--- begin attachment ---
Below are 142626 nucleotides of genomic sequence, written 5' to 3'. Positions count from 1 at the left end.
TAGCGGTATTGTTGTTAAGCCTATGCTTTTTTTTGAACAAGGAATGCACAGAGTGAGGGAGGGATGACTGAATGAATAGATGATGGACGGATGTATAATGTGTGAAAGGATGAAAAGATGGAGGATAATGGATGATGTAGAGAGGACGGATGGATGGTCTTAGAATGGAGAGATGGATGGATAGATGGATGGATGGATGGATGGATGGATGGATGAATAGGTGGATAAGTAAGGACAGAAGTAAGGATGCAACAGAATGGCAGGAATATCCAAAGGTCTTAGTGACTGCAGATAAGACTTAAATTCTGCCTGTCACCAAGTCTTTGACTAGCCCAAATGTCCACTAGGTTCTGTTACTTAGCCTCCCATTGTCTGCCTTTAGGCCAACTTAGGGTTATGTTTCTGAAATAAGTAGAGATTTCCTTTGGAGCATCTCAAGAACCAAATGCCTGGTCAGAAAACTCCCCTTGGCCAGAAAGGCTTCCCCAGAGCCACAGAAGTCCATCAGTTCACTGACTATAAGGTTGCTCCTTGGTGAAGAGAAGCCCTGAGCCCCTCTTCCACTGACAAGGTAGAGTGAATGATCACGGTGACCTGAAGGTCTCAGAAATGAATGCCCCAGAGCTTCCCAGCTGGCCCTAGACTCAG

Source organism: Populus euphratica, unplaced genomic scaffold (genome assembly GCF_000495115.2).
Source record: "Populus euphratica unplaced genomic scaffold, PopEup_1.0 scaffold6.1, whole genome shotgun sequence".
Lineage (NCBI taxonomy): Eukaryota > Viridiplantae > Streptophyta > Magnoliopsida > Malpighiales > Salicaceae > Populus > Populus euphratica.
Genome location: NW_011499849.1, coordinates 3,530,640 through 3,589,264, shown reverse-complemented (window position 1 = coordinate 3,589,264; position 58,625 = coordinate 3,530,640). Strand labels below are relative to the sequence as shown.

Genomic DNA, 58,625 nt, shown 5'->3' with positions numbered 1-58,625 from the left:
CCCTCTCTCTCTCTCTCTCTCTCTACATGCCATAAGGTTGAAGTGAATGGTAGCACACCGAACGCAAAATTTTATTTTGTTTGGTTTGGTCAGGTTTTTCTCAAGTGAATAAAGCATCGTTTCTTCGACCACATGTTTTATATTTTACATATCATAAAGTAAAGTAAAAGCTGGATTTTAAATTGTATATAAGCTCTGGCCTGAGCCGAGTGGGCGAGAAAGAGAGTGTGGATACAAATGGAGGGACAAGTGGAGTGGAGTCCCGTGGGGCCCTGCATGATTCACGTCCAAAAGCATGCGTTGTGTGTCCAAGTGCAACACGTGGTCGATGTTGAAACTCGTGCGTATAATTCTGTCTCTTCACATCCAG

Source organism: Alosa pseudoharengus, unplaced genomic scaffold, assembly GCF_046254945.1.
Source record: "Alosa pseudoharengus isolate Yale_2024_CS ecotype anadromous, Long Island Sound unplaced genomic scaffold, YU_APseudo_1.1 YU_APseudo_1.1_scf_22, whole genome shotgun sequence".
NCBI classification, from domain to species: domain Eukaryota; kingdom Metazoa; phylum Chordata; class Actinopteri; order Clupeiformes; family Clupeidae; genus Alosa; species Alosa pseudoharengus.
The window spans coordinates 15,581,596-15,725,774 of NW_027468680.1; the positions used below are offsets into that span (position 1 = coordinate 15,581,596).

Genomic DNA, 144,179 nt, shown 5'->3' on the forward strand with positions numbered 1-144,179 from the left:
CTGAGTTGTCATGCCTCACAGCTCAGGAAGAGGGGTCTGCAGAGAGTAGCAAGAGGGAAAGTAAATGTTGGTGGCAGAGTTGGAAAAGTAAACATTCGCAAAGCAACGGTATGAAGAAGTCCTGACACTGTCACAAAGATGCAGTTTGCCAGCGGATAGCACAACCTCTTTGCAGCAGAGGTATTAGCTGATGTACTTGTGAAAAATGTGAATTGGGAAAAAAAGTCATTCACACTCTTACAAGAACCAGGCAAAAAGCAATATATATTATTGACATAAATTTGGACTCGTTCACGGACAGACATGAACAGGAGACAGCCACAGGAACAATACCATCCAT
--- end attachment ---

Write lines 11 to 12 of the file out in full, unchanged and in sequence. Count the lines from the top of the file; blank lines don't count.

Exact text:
NCBI classification, from domain to species: domain Eukaryota; kingdom Metazoa; phylum Chordata; class Actinopteri; order Clupeiformes; family Clupeidae; genus Alosa; species Alosa pseudoharengus.
The window spans coordinates 15,581,596-15,725,774 of NW_027468680.1; the positions used below are offsets into that span (position 1 = coordinate 15,581,596).